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    Mortgage terms demystified

Offset account, redraw facility, loan-to-value ratio – homebuyers are frequently hit by these words as they traverse the mortgage market in search of the perfect home loan. Yet, a national survey of 1,006 Australians commissioned by State Custodians in 2018 revealed that one in five Australians do not understand 11 key mortgage terms.

 
11 Basic Mortgage Terms You Should Know
 

According to Sam, a mortgage broker, “people often avoid asking questions for fear of looking silly. However, without knowing the basics, such as the meaning of comparison rate or other features, you cannot compare home loan deals and would probably end up overpaying on your mortgage.”

Financial literacy is the first step to financial health. Today, we demystify some notorious mortgage terms that have been baffling Australian homebuyers since years:

Principal and Interest – Principal refers to the amount owing on a loan. For example, if you borrow $300,000 to purchase a property, the amount of $300,000 would be considered the principal amount that you must repay the bank.

In addition, your bank also charges you interest on the principal amount. Most buyers choose to pay both the principal and interest together to reduce their loan amount gradually. This is known as a Principal and Interest loan or a P&I loan.

Some buyers, mainly investors, may opt to pay only the accumulated interest for a fixed period. This is known as Interest-only or IO loan. In this scenario, your repayment in the fixed period is generally lower but can shoot up by three times once the interest-only period is over. Speak to a mortgage broker to understand your options better.

Bridging Loan – A bridging loan allows you to buy a new property while you are still looking for buyers for the existing one. If you plan to use the sale proceeds from one home to buy another and are still looking for a buyer, bridging finance can help you fund the new property for a short term in between.

Speaking technically, bridging loans are not much different from traditional loans, except that they are for a short duration and interest-only.

The amount of money you can borrow is calculated as follows:

(Market value of your new property + the outstanding mortgage on your existing home) – (The sale price of your existing property) = The principal amount of your bridging loan

Note that you must have built a good amount of equity in your existing home to apply for a bridging loan.

Refinancing – Refinancing refers to replacing your existing mortgage with a new, ideally better, mortgage deal. There are several reasons why you may choose to refinance your home loan. These include switching to a lower interest rate (and lower repayments, consequently), debt consolidation, unlocking the equity in your home loan, etc.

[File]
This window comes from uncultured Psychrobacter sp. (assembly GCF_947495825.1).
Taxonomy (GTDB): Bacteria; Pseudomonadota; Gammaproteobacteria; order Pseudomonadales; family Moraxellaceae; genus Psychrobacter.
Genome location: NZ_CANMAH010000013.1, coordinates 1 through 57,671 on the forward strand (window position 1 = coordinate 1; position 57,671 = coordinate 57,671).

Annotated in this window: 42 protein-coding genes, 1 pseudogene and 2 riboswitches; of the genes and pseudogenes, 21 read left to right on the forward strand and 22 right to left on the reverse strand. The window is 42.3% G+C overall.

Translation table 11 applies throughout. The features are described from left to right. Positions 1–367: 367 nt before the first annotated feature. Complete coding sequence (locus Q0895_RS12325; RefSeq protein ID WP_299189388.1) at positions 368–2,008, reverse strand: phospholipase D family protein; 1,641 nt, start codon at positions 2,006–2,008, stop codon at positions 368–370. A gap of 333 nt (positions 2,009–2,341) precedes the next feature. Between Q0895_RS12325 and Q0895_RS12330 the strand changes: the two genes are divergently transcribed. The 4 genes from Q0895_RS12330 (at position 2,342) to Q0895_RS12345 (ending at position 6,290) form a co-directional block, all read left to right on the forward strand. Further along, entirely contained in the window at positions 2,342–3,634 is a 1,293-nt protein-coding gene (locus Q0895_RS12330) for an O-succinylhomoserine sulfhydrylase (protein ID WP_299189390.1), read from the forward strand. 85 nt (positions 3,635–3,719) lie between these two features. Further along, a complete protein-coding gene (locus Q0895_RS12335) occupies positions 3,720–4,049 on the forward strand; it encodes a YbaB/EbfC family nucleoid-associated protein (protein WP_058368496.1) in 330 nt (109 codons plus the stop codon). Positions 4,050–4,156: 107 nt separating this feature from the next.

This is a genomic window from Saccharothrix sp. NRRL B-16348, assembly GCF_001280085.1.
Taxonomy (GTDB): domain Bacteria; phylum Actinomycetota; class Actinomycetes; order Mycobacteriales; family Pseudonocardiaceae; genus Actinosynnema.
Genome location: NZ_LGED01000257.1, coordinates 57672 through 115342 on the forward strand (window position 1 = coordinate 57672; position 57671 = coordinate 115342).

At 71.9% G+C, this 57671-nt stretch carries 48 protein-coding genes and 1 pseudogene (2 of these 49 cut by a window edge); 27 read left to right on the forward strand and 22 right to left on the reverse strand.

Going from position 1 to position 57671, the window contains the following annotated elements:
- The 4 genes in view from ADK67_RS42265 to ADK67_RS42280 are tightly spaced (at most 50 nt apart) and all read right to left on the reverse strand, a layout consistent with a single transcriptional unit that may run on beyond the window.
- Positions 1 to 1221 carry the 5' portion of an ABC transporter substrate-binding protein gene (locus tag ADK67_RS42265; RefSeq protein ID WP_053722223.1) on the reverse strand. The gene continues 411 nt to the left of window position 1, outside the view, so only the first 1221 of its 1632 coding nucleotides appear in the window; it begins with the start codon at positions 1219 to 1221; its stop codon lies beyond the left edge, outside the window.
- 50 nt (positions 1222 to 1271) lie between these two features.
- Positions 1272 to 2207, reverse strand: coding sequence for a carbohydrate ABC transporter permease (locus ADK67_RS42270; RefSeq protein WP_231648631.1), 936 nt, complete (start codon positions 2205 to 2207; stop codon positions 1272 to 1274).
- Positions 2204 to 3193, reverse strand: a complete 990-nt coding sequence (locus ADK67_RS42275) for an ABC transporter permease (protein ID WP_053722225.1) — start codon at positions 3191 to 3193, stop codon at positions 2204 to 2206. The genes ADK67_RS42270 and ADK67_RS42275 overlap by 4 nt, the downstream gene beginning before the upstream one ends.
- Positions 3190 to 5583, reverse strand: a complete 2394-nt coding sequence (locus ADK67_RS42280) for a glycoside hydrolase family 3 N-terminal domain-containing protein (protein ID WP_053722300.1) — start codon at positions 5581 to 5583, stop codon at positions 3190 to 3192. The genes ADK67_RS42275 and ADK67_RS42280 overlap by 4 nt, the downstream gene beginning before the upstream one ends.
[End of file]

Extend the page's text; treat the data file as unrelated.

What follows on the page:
Here’s a word of caution, though. Keep in mind that refinancing your loan is not free of cost. Calculate your breakeven point to determine your savings before making the switch.

Lenders Mortgage Insurance – Lenders Mortgage Insurance or LMI is an insurance that protects the lender if a borrower fails to make repayments. Therefore, LMI enables home buyers to purchase a property with less than 20 per cent deposit by protecting lenders against payment defaults. The risk of lending is transferred from the banks to the insurer, facilitating high LVR loans for the borrowers.

You can pay your LMI premium as a lump sum or roll it into your loan amount, in which case it will also attract interest.

Line of Credit – A line of credit can be explained as a revolving credit account that can be used to withdraw money on a need basis. The credit limit is pre-approved by the lender and interest is payable only on the amount of money withdrawn.

Offset Account – An offset account is a transaction account linked to your home loan that can be used to offset your interest costs. For example, if you have a $500,000 mortgage and $50,000 in your offset account, you’ll only be charged interest on $450,000.

Redraw Facility – A redraw facility allows you to access or redraw the extra payments you have pumped into your home loan.

Comparison rate – A comparison rate is a calculation tool that allows you to understand the true cost of a loan. In addition to the interest rate, the comparison rate also takes into account the repayment term, fees and charges, helping you compare apples with apples when you compare two home loans.

Note that the comparison rate is calculated on a standard loan amount of $150,000 over a period of 25 years, which means the figure would differ for your actual loan amount. A comparison rate calculator can help you calculate this number.

Loan-to-value ratio (LVR) – LVR is the ratio of the mortgage compared to the value of the property. If your home is valued at $500,000 and your loan is $400,000, your LVR is 80 per cent.

Split Loan – A split home loan refers to a situation wherein you divide your loan into parts so that you pay a fixed rate of interest on one part and a variable interest rate on the other.

Portability – Having portability in your mortgage allows you to change homes while using the same home loan to finance the new property. This saves the hassle of setting up a new home loan and may also save you money on application fees and mortgage stamp duty.

Now that you are acquainted with the basic home loan terminology, head to our website to compare mortgage rates starting as low as 3.49 per cent per annum. All the deals on HashChing are broker pre-negotiated, which means you can find rates that are as much as one per cent lower than lender advertised rates published elsewhere.

Still confused? Our expert brokers would be happy to help you. Post your query online or fill up this contact form so that we can put a mortgage broker in touch with you.

 
By Vidhu Bajaj,
HashChing Content Writer
 

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